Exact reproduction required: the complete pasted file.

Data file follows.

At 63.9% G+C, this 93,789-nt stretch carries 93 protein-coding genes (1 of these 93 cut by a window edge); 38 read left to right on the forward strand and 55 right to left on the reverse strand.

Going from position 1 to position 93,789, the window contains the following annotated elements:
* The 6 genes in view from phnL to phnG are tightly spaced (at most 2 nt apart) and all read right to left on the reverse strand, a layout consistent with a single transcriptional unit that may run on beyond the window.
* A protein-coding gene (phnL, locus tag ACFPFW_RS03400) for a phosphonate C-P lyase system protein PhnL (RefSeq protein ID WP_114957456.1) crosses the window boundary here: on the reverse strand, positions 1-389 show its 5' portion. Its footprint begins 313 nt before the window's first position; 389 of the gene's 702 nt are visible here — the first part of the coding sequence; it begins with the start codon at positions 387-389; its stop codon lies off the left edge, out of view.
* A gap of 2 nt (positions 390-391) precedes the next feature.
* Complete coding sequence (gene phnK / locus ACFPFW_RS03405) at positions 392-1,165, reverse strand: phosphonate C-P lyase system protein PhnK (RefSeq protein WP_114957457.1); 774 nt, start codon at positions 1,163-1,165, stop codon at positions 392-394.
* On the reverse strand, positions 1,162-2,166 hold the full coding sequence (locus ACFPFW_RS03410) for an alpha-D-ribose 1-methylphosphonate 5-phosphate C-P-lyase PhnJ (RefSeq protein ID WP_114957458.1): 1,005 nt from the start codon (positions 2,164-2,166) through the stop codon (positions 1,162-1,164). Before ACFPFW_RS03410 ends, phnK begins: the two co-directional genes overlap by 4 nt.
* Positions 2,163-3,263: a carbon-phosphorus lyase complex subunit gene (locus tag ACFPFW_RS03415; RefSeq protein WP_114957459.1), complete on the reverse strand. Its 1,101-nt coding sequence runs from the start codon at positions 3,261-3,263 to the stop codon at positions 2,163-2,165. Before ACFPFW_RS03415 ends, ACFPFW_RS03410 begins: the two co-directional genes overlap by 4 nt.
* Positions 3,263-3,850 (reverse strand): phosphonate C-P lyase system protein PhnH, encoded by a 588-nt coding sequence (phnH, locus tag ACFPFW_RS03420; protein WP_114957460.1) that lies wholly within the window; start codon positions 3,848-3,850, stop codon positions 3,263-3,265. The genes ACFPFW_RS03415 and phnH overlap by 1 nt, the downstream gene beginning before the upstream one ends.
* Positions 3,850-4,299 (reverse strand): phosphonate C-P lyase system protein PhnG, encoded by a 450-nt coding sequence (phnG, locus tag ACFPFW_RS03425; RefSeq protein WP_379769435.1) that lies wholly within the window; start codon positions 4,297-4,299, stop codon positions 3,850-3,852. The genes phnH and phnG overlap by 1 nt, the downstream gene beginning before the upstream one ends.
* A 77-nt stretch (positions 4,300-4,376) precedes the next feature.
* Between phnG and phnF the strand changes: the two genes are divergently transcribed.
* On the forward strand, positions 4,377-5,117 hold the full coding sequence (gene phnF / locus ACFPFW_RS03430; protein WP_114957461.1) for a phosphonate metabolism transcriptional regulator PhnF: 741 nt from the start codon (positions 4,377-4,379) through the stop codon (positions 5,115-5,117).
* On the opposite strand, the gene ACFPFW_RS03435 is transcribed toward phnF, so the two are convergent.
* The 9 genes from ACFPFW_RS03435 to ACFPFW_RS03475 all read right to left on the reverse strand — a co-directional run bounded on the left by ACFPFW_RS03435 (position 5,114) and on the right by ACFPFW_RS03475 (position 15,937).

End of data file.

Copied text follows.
At 63.9% G+C, this 93,789-nt stretch carries 93 protein-coding genes (1 of these 93 cut by a window edge); 38 read left to right on the forward strand and 55 right to left on the reverse strand.

Going from position 1 to position 93,789, the window contains the following annotated elements:
* The 6 genes in view from phnL to phnG are tightly spaced (at most 2 nt apart) and all read right to left on the reverse strand, a layout consistent with a single transcriptional unit that may run on beyond the window.
* A protein-coding gene (phnL, locus tag ACFPFW_RS03400) for a phosphonate C-P lyase system protein PhnL (RefSeq protein ID WP_114957456.1) crosses the window boundary here: on the reverse strand, positions 1-389 show its 5' portion. Its footprint begins 313 nt before the window's first position; 389 of the gene's 702 nt are visible here — the first part of the coding sequence; it begins with the start codon at positions 387-389; its stop codon lies off the left edge, out of view.
* A gap of 2 nt (positions 390-391) precedes the next feature.
* Complete coding sequence (gene phnK / locus ACFPFW_RS03405) at positions 392-1,165, reverse strand: phosphonate C-P lyase system protein PhnK (RefSeq protein WP_114957457.1); 774 nt, start codon at positions 1,163-1,165, stop codon at positions 392-394.
* On the reverse strand, positions 1,162-2,166 hold the full coding sequence (locus ACFPFW_RS03410) for an alpha-D-ribose 1-methylphosphonate 5-phosphate C-P-lyase PhnJ (RefSeq protein ID WP_114957458.1): 1,005 nt from the start codon (positions 2,164-2,166) through the stop codon (positions 1,162-1,164). Before ACFPFW_RS03410 ends, phnK begins: the two co-directional genes overlap by 4 nt.
* Positions 2,163-3,263: a carbon-phosphorus lyase complex subunit gene (locus tag ACFPFW_RS03415; RefSeq protein WP_114957459.1), complete on the reverse strand. Its 1,101-nt coding sequence runs from the start codon at positions 3,261-3,263 to the stop codon at positions 2,163-2,165. Before ACFPFW_RS03415 ends, ACFPFW_RS03410 begins: the two co-directional genes overlap by 4 nt.
* Positions 3,263-3,850 (reverse strand): phosphonate C-P lyase system protein PhnH, encoded by a 588-nt coding sequence (phnH, locus tag ACFPFW_RS03420; protein WP_114957460.1) that lies wholly within the window; start codon positions 3,848-3,850, stop codon positions 3,263-3,265. The genes ACFPFW_RS03415 and phnH overlap by 1 nt, the downstream gene beginning before the upstream one ends.
* Positions 3,850-4,299 (reverse strand): phosphonate C-P lyase system protein PhnG, encoded by a 450-nt coding sequence (phnG, locus tag ACFPFW_RS03425; RefSeq protein WP_379769435.1) that lies wholly within the window; start codon positions 4,297-4,299, stop codon positions 3,850-3,852. The genes phnH and phnG overlap by 1 nt, the downstream gene beginning before the upstream one ends.
* A 77-nt stretch (positions 4,300-4,376) precedes the next feature.
* Between phnG and phnF the strand changes: the two genes are divergently transcribed.
* On the forward strand, positions 4,377-5,117 hold the full coding sequence (gene phnF / locus ACFPFW_RS03430; protein WP_114957461.1) for a phosphonate metabolism transcriptional regulator PhnF: 741 nt from the start codon (positions 4,377-4,379) through the stop codon (positions 5,115-5,117).
* On the opposite strand, the gene ACFPFW_RS03435 is transcribed toward phnF, so the two are convergent.
* The 9 genes from ACFPFW_RS03435 to ACFPFW_RS03475 all read right to left on the reverse strand — a co-directional run bounded on the left by ACFPFW_RS03435 (position 5,114) and on the right by ACFPFW_RS03475 (position 15,937).